Recently I’ve been thinking a lot about our flaws and how we conceal them, or choose not to. Personally I don’t like the negative connotation of the word “flaw”, because most of the time these so-called flaws are just differences from a societal norm. And I would love everyone to be happy exactly the way they are rather than chasing some perceived ideal. Yet I find myself offering advice, to readers of YLF and to my clients, on how to conceal and camouflage. In some cases I conceal my own “flaws” and in other cases I expose them with no concern at all. Do I have a double standard?

I see the same conceal-versus-expose disparity reflected in my clients:

  • Some like to cover up, even though their bodies are very close to society’s norm for perfection, and those who are comfortable with exposure do not necessarily have “perfect bodies”.
  • Some are extremely sensitive to the exposure of muffin top, whereas others are less perturbed about it.
  • Some insist on covering the top part of their arms, whereas others happily go sleeveless.
  • Some are uncomfortable sans hosiery, while others are just fine baring their legs.
  • Some like to expose their backs, while others prefer to hide them.
  • Some happily wear regular length tops with skinnies, whereas others will only wear tunics.
  • And as time goes by, some clients prefer to cover up more than they used to, whereas others become more brave about exposure.

Often when I grapple with something like this I take my thoughts to Greg. He has a way of finding the factors at the root of a problem and in this case, after I explained my ideas, he suggested that I frame it in terms of two distinct phases:

  1. Our influences: We are constantly absorbing information from the world around us. Some of this is conscious, but most of it is sub-conscious. The outfits we see on other people, the models we see on the catwalk, the pictures in fashion magazines, conversations we overhear, things our friends and family tell us — all of this is stored away. Without even knowing it, all of these pieces of information are processed and distilled into a summarized version that we call…
  2. Our beliefs: These are the things that our internal voice tells us. We can’t remember exactly where they came from, but they guide our decisions. We all see slightly different things, in slightly different ways, and process them slightly differently. Although we may share some of them, everyone has a unique set of beliefs.

This immediately explained my apparent conflict. When I am getting dressed in the morning it is my current beliefs that matter, not the influences that led to them. I put together my outfits based on what I believe looks good on me that day. Some of those beliefs are based on positive influences, like my Mum’s style, and others are based on negative societal norms. But regardless of the source, those are my current beliefs and I listen to my internal voice.

It also explains the differences between my clients, and why it is impossible for me to lay out universal guidelines for what to cover up and what to expose. What I can suggest is that you be more conscious of the process that leads you to your beliefs about your body and how to dress it. I think there are two important components to this.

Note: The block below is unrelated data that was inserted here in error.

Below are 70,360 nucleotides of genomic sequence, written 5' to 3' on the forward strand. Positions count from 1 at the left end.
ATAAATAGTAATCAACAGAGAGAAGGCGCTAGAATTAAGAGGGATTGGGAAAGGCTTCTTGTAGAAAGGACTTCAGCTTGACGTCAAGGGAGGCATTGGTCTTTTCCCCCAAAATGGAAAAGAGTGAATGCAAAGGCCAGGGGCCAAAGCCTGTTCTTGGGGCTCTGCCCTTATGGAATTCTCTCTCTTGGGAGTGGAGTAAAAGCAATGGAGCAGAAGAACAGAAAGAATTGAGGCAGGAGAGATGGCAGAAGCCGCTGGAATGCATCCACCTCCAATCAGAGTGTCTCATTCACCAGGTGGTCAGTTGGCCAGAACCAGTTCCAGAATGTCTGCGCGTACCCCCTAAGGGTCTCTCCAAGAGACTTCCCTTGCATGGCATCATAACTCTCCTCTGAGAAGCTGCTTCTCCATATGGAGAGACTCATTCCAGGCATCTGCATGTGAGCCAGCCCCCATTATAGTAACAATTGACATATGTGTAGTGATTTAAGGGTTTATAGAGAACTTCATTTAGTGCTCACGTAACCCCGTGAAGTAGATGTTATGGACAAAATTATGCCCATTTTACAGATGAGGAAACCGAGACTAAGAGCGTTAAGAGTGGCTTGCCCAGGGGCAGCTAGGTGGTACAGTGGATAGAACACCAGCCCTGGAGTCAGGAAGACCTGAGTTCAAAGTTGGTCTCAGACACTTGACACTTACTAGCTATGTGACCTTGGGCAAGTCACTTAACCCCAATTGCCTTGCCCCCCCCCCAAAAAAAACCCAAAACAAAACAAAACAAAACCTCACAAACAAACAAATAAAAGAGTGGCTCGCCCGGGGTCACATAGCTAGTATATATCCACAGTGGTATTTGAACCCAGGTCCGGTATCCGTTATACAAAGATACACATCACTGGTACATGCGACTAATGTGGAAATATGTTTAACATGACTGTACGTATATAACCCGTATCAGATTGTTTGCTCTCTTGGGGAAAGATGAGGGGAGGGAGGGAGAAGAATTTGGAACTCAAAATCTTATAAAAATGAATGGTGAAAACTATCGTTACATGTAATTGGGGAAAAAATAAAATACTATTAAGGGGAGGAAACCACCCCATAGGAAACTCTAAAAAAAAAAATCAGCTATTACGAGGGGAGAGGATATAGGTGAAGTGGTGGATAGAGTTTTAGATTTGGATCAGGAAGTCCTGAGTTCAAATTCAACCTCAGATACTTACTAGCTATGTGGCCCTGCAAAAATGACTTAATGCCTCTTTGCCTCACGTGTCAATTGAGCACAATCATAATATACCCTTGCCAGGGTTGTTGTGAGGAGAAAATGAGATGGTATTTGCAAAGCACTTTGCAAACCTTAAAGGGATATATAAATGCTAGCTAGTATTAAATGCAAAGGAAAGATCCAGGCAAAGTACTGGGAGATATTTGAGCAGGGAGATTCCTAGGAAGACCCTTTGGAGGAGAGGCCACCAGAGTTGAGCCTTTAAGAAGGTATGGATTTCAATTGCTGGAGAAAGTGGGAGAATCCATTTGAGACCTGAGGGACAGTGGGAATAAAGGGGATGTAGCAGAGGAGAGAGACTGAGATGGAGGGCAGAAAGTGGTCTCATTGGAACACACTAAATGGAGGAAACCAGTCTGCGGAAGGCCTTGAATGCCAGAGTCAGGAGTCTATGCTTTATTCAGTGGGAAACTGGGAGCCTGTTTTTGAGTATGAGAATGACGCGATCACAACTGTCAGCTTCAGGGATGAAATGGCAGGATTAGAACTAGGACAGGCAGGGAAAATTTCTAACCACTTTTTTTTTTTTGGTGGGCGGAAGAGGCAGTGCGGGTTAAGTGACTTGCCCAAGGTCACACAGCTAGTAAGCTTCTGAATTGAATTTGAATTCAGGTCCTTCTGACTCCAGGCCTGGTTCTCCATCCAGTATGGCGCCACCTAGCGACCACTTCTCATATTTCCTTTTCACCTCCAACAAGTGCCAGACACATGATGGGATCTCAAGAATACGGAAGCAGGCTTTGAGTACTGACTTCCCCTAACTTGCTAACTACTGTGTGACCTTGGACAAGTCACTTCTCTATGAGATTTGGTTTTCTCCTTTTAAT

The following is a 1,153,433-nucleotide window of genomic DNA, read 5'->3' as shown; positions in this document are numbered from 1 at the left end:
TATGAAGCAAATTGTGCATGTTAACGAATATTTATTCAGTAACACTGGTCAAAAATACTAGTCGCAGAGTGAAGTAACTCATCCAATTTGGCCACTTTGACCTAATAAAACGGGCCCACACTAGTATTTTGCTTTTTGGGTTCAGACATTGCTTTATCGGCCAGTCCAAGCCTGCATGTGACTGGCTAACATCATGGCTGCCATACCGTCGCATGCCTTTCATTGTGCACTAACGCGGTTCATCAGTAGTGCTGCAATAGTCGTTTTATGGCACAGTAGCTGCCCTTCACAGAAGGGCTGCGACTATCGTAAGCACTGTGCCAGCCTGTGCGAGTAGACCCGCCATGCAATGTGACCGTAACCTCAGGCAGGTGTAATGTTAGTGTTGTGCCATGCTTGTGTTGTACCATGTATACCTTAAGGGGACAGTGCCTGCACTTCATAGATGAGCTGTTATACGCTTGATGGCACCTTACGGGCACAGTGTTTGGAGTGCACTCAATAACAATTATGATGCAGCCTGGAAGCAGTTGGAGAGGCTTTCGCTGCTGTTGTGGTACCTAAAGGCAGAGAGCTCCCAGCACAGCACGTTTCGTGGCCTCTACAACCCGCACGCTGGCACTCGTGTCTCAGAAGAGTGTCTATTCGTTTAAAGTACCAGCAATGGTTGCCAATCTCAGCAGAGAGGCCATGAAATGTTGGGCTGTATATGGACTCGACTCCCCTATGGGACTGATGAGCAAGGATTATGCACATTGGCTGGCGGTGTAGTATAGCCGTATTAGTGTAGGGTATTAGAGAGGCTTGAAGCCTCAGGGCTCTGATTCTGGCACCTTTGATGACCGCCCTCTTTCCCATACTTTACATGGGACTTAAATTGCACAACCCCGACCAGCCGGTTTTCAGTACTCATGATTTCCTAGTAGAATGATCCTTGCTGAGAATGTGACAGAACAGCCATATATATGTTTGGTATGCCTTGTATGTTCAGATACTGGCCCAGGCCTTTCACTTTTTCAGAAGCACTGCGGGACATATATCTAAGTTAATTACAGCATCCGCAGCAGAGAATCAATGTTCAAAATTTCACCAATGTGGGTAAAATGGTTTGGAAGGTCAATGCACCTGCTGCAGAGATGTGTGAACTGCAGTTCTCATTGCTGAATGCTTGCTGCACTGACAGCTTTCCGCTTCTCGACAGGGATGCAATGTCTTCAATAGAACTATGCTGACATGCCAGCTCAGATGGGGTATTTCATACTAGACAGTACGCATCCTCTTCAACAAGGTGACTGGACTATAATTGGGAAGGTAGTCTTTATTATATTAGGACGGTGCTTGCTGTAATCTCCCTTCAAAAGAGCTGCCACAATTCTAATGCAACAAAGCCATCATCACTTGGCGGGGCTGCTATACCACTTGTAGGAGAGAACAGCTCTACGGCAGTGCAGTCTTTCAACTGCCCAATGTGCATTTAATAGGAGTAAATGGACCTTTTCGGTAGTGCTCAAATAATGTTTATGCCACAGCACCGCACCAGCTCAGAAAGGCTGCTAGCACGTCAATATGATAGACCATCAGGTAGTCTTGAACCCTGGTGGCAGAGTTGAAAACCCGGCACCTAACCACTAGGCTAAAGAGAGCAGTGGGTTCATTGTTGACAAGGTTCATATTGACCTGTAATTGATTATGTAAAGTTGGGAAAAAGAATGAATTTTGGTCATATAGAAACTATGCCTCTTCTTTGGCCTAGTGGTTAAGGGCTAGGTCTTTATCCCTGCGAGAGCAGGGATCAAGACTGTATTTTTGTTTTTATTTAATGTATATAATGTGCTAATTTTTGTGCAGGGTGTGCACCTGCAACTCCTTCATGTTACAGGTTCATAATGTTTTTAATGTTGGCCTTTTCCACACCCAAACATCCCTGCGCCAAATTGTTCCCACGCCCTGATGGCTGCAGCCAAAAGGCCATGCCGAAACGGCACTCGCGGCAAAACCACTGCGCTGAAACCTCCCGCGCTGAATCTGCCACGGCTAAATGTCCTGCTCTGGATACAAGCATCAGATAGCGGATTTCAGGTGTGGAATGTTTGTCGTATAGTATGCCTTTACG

First, be true to your current beliefs. Wear the things that make you feel beautiful, confident and happy. If that means concealing your muffin top because your internal voice tells you to do so, then do it! I can offer advice on how to do so effectively. When my clients ask for my opinion, I first ask them about their comfort levels and never force an issue. I’ll also nudge them in a direction if they are particularly self conscious, like suggesting that everyone can wear sleeveless and sport legs sans hosiery in my style world. But if they’d prefer to cover up, then that works for me too.

Second, question your beliefs. Question the reasons that your internal voice is telling you to conceal your muffin top or hide your upper arms. Was it because some rag laughed at a celebrity for exposing theirs? Or was it that someone implied you were overweight? If so, are these really good reasons for you to feel bad about your body?

Of course, this internal dialog won’t change your opinion on your own muffin top or your arms right away, but it is possible that by considering the influences that informed your beliefs, you will defuse them. At some point down the road you might find that the muffin top issues and upper arm issues just aren’t as important to you as they used to be.

Finally, consider the way your beliefs, a product of your influences, impact the way you judge other people and their style choices. You might find the mere hint of muffin top, white veiny legs, and untoned upper arms unsightly, but the fact is that not everyone does. You are entitled to your beliefs, but I think it is important to remember that they will certainly differ to those of others.

How you feel about your body is a constant journey of introspection and self acceptance as your body changes over time. When to conceal and when to expose will be based on your beliefs at the current stage in this journey. Make peace with these current beliefs, but never stop questioning those beliefs and striving for self acceptance.

One change you can make right away? No more references to figure “flaws”. These are, after all, just ways that your body is different to what you currently believe is ideal. Conceal them today, but strive to accept them tomorrow.